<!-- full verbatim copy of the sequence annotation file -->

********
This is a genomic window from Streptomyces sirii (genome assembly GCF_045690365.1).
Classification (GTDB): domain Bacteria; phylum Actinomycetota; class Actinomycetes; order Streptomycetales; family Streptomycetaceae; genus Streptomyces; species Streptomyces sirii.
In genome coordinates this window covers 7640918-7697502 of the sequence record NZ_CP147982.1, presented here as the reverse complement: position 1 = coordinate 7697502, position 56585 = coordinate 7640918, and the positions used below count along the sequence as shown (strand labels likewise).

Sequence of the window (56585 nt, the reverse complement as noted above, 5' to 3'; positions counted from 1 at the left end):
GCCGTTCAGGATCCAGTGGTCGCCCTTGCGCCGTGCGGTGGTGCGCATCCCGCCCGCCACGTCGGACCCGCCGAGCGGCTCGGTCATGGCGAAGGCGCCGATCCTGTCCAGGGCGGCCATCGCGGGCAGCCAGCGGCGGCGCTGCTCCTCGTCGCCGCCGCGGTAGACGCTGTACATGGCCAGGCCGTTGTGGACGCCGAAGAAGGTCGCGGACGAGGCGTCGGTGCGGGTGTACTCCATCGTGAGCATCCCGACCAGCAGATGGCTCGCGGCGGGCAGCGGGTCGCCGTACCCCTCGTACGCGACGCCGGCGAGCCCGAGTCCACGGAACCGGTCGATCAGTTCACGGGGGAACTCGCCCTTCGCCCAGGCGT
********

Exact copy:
This is a genomic window from Streptomyces sirii (genome assembly GCF_045690365.1).
Classification (GTDB): domain Bacteria; phylum Actinomycetota; class Actinomycetes; order Streptomycetales; family Streptomycetaceae; genus Streptomyces; species Streptomyces sirii.
In genome coordinates this window covers 7640918-7697502 of the sequence record NZ_CP147982.1, presented here as the reverse complement: position 1 = coordinate 7697502, position 56585 = coordinate 7640918, and the positions used below count along the sequence as shown (strand labels likewise).

Sequence of the window (56585 nt, the reverse complement as noted above, 5' to 3'; positions counted from 1 at the left end):
GCCGTTCAGGATCCAGTGGTCGCCCTTGCGCCGTGCGGTGGTGCGCATCCCGCCCGCCACGTCGGACCCGCCGAGCGGCTCGGTCATGGCGAAGGCGCCGATCCTGTCCAGGGCGGCCATCGCGGGCAGCCAGCGGCGGCGCTGCTCCTCGTCGCCGCCGCGGTAGACGCTGTACATGGCCAGGCCGTTGTGGACGCCGAAGAAGGTCGCGGACGAGGCGTCGGTGCGGGTGTACTCCATCGTGAGCATCCCGACCAGCAGATGGCTCGCGGCGGGCAGCGGGTCGCCGTACCCCTCGTACGCGACGCCGGCGAGCCCGAGTCCACGGAACCGGTCGATCAGTTCACGGGGGAACTCGCCCTTCGCCCAGGCGT